Comments: In 2005 we found that the Federal Motor Carrier Safety Administration (FMCSA)--under its primary state grant program, the Motor Carrier Safety Assistance Program (MCSAP)--had not adequately overseen the development of states' annual safety plans. As a result, FMCSA was unable to determine whether states substantially met many of their safety goals. We recommended that FMCSA ensure that existing mechanisms, such as planning sessions, reviews of draft state plans, and periodic monitoring of states' progress, to the extent possible, are carried out and result in clarity of goals and performance measures and assessments of safety improvements made. In response, in its periodic reviews of states' MCSAP programs, FMCSA emphasized the importance of implementing a performance-based program including a safety plan that discusses progress towards objectives in the previous year's plan. Although the several reviews completed in 2006 through 2009 that we looked at found that states were not meeting this requirement, FMCSA emphasized in its March 2009 guidance to states and its division offices that it is important for states' safety plans to include quantifiable performance measures and an evaluation of performance in prior years. As a result, FMCSA through its ongoing reviews and emphasis on demonstrating safety results should be better able to determine whether states are focusing their attention on, and carrying out, activities that could lead to lives saved.

    Recommendation: To improve accountability for use of MCSAP grant funds, the Secretary of Transportation should direct the FMCSA administrator to ensure that existing mechanisms, such as planning sessions, reviews of draft state plans, and periodic monitoring of states' progress, to the extent possible, are carried out and result in clarity of goals and performance measures and assessments of safety improvements made.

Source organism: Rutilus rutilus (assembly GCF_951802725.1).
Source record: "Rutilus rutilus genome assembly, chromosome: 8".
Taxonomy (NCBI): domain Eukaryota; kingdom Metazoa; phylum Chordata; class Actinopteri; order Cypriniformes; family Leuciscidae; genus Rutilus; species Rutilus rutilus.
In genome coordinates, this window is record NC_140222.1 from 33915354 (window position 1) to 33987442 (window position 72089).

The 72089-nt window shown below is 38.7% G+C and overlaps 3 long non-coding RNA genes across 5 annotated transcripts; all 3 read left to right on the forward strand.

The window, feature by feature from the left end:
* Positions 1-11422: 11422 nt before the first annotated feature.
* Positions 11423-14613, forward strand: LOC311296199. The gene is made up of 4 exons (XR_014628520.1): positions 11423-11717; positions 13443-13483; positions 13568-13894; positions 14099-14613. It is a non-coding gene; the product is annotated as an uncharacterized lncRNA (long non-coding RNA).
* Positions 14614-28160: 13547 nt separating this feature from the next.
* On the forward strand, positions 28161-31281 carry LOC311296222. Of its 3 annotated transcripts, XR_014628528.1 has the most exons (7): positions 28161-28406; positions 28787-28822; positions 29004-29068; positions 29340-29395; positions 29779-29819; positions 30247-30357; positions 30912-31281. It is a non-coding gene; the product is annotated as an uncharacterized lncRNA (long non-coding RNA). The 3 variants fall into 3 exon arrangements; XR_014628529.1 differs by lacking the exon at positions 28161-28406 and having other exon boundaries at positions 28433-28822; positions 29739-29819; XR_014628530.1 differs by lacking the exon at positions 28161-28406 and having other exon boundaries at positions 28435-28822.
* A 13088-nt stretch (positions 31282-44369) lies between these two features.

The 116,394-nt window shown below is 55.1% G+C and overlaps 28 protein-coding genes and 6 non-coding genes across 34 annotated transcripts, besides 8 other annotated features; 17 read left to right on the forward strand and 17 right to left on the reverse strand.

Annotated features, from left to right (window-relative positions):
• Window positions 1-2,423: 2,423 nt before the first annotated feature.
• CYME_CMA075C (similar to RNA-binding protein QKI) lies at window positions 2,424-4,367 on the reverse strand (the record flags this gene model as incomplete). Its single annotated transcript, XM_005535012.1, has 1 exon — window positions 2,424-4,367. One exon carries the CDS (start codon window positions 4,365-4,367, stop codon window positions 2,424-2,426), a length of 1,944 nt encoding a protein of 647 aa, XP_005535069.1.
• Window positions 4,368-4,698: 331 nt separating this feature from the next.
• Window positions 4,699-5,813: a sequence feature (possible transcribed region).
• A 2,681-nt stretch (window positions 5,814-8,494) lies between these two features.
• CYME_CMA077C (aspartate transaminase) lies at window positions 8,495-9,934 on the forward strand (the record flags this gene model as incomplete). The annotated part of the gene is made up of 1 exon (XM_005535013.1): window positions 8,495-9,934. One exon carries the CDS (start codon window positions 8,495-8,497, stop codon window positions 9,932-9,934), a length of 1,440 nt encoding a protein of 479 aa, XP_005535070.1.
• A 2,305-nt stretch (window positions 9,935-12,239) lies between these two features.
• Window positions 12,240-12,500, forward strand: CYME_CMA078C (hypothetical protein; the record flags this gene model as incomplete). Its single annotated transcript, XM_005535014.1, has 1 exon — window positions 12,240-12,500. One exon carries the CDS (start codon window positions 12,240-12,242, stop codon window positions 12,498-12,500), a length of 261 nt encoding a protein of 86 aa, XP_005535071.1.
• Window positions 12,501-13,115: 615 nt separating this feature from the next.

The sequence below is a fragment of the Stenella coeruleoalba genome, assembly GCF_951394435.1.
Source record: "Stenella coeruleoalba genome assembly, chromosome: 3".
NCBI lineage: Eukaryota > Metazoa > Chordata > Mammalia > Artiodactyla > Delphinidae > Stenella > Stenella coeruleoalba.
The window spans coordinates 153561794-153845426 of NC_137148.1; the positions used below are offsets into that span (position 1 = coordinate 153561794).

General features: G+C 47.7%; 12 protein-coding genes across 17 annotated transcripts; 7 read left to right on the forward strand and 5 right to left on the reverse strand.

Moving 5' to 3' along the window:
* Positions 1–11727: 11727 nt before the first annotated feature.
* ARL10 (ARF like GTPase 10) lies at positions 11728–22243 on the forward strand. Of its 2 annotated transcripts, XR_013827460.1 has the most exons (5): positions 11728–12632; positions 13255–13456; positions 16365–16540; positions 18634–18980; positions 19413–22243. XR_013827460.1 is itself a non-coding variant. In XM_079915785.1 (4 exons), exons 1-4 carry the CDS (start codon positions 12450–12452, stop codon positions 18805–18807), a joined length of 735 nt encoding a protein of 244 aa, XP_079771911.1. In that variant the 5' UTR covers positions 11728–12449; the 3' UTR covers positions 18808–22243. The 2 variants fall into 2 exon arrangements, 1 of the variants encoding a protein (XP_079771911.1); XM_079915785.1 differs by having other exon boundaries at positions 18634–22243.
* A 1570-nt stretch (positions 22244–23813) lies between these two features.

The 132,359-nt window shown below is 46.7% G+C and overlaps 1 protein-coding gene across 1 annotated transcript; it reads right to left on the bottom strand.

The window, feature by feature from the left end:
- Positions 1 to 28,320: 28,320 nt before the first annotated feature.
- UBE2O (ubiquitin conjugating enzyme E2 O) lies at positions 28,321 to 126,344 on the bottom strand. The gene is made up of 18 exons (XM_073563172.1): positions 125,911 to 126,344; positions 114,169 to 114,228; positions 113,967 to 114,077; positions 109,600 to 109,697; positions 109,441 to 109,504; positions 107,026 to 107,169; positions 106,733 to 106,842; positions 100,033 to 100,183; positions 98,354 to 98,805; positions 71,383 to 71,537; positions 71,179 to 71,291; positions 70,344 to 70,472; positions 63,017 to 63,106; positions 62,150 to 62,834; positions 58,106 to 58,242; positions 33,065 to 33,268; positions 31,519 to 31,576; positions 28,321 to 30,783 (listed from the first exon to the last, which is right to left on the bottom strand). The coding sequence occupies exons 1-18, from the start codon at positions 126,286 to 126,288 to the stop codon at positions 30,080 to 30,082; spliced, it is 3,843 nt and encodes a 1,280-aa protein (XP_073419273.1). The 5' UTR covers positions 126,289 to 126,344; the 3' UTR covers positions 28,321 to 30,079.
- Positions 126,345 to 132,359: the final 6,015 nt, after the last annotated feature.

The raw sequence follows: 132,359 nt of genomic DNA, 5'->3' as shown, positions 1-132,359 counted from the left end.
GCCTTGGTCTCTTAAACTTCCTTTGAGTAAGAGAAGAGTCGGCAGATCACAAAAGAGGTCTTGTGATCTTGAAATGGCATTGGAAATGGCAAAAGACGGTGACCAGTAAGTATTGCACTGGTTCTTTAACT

Agency Affected: Department of Transportation

  2. Status: Closed - Implemented

    Comments: In March 2007, FMCSA implemented this recommendation by establishing goals to (1) close, by the end of 2007, its backlog of 63 enforcement cases in its division offices that had been open for 270 days or more and (2) close, by August 31, 2007, its backlog of 14 cases pending before its Assistant Administrator for Enforcement for more than 18 months, without adding other cases to this backlog.

    Recommendation: To improve the consistency and effectiveness of FMCSA's truck safety enforcement, the Secretary of Transportation should direct the FMCSA administrator to develop and include in its strategy and annual plans a specific numeric or measurable goal to eliminate the agency's backlog of enforcement cases, as required by the Motor Carrier Safety Improvement Act of 1999.

    Agency Affected: Department of Transportation

  3. Status: Closed - Implemented

    Comments: In 2005, we found that the Federal Motor Carrier Safety Administration (FMCSA) did not measure the effect that one of its key enforcement tools--civil penalties--had on motor carriers' compliance with safety regulations. We recommended that FMCSA develop and implement one or more measures of the effectiveness of its civil penalties. In response to a requirement in the Motor Carrier Safety Improvement Act of 1999, and supported by our recommendation, in 2008, the John A. Volpe National Transportation Systems Center updated a 2004 study for FMCSA on revisions the agency made to its civil penalties. The update provided FMCSA with information it needed to make decisions about changes to its use of civil penalties that could help increase carrier compliance, and ultimately safety. For example, based on the update's finding that motor carriers did not appear to be responding to the new penalty of having their interstate operations suspended if they did not pay a civil penalty, FMCSA decided to allow carriers to divert a portion of a civil penalty into an investment in new technologies designed to improve their safety performance.